Archive for April, 2012

Busy as bees!

Thursday, April 26th, 2012

So much has been happening around here! Today we moved the high tunnel back along its tracks, in order to let the greens out under the blue skies. We plan to eventually put tomatoes and peppers in the new space that’s covered by the tunnel. Pastures and fields are nearly done being seeded, box elder trees are getting cleared and chipped, and fences are being put into place. The old barn foundation has been moved, and our driveway is being redirected.

We have ten ducks that are growing like weeds, on weeds! In addition to their feed we’ve been filling them up with whatever we pull out of garden and flower beds, and oh, they like it. They also very much enjoy the fact that their cage is mobile, and so they get fresh green grass beneath them every few hours or so.

The farm at La Finca has, this week, both a new orange cat and a new golden puppy.

And, my personal excitement is the three hives of bees we now have buzzing away several yards from the white farmhouse. We peeked in today, a few days after the initial install, to retrieve the queen cages and check on the girls. Despite a brief (and, for new beekeepers, stressful) robbing incident between the colonies, the bees are doing well, building up comb on their frames and top bars with purpose. It’s a thrill to see the bees zooming in towards their hive doors with the bright orange spots of pollen on either side of their bodies.

Today at our team meeting we sat down to discuss plans, ideas, and steps forward. And then we ate well, as is best when you are working hard to bring about good things.

April snow

Monday, April 16th, 2012

Well. After spring’s early onset and several weeks of balmy weather, snow doesn’t feel like the most natural thing to discover flying horizontally outside your windows.

A snowfall presents challenges this time of year, especially after the warmth has coaxed trees towards bud and blossom. Still, I had to go outside and appreciate the look of snow on our landscape.

As I walked around it occurred to me that visually, we seem to have three seasons colliding. With the early warming and the slow budding of the trees, we’ve ended up with red hues lingering on the branches for a several weeks. We all kept saying how it seemed like a mini-fall.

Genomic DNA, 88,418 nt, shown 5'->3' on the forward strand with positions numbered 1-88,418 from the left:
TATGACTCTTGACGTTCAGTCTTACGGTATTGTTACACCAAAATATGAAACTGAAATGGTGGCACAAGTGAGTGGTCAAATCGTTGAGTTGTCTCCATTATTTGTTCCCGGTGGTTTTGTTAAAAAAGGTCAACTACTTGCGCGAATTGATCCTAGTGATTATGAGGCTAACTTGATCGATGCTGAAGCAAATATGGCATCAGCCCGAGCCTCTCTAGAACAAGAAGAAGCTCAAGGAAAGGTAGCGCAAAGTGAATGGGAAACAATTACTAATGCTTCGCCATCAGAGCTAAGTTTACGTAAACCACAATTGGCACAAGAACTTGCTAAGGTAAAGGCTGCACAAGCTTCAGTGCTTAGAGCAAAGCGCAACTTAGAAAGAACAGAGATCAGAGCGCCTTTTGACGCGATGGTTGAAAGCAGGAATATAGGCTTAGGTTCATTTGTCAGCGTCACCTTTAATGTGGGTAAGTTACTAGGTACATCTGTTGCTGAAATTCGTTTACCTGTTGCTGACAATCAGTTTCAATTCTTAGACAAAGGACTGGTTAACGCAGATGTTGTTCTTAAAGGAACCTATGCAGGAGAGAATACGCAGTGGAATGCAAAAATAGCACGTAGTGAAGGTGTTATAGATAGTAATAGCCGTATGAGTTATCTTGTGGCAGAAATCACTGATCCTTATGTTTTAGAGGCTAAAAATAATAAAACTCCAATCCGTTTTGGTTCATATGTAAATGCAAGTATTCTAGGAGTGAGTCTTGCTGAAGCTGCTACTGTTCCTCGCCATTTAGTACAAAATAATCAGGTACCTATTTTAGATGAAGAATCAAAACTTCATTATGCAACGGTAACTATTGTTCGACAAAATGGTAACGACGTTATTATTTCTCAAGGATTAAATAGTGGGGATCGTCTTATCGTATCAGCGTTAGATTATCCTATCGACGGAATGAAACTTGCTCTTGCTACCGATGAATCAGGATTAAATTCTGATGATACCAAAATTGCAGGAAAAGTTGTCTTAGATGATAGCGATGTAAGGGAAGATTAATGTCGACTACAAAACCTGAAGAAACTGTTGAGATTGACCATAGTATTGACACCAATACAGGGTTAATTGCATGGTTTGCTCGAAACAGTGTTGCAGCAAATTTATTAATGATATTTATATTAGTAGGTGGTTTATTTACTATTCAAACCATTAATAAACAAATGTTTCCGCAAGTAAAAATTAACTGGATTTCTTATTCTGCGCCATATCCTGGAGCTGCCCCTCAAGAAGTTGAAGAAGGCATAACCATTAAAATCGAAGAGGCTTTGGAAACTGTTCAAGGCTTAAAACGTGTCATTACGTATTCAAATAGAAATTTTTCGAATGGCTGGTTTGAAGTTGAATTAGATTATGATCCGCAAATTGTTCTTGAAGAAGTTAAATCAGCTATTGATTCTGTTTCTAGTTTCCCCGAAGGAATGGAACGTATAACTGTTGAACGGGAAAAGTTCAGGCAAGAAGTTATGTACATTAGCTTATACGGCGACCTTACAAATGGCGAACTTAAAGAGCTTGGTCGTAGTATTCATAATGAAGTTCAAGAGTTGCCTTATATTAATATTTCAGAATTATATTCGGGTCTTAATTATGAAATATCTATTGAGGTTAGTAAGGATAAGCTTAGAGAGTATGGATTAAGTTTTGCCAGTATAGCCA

Now we have fall and spring and winter together.

Everyone likes to try to explain weather. Or bemoan weather. Or predict weather. Sometimes, it’s nice to just go out and be in it.

Even – and sometimes especially – if it’s not what you’re expecting.


Wednesday, April 11th, 2012

Peter came across this little white woodland wildflower on the Hungry Turtle property last week. For such an unassuming bloom, it has quite a story for itself. Bloodroot, or Sanguinaria canadensis, is a somewhat rare and, in some states, threatened plant that grows primarily in the Eastern U.S., with a preference for little-disturbed areas on hills and mountains.

This spring-flowering plant has also been called bloodwort, coon root, Indian paint, paucon, red puccoon, turmeric, red root, snakebite, king root, sweet slumber, and tetterwort. The name bloodroot, which seems to be the most widely applied common name for the plant, stems from the fact that the plant has a thick “root” – actually a rhizome – that is red-orange and fibrous. When cut, blood-red liquid runs out. This juice was used by Native Americans as body paint and as dye.

Of particular interest is the plant’s medicinal usage. A quick Google search reveals that one can buy bloodroot dried or as an extract from various suppliers, yet at the same time the FDA has deemed this plant unsafe, urging people and herbal healers not to use it (the one exception being as an ingredient in mouthwashes for its anti-plaque properties). Bloodroot has long been used by American Indian tribes and has been considered helpful for treating sore throats, fevers, ulcers, and skin conditions such as ringworm, warts, and fungus. It has even been used to treat various cancers, particularly skin cancer. Internal use and self-medicating with bloodroot are discouraged as an improper dosage of the plant may cause vomiting, distorted vision, and unconsciousness.

Now that all sounds a bit scary and controversial. Other intriguing lore includes the practice of keeping bloodroot nearby, even carrying it around, in order to attract love or offer protection; people would place the plant over doorways and windows. For now, we prefer to leave our white-petaled flowers and their mysterious, magical rhizomes on our wooded hillsides, where we might walk by and appreciate them in their natural habitat.

NC State University Horticulture Leaflets: Bloodroot
NPS: Shenandoah National Park: Bloodroot
USDA NRCS Plants Profile: Bloodroot
Wildflowers of the Southeastern U.S.

A Peek Into the High Tunnel

Wednesday, April 4th, 2012

Our collaborative high tunnel project began in August of 2011, with the placement of one high tunnel on RNH land and three at other farm locations. Spring’s early onset is surely toying with our outcomes, and will leave us considering how the tunnels might perform in more typical Wisconsin weather. Or, perhaps this early spring will be our new normal; only the years following can tell us for certain. In any case, we’re thrilled to be seeing green after this strangely beige winter. Here’s a peek inside our high tunnel this April afternoon:

This week projects some cold temperatures, but we’re discussing moving the tunnel back on its tracks in the very near future. Meanwhile, there is always weeding to do, and plenty of other projects have us brainstorming and planning. RNH now has three more people on site with new ideas to flesh out. Welcome to me (Erica) and Cella and Emmet! And happy April to all of you.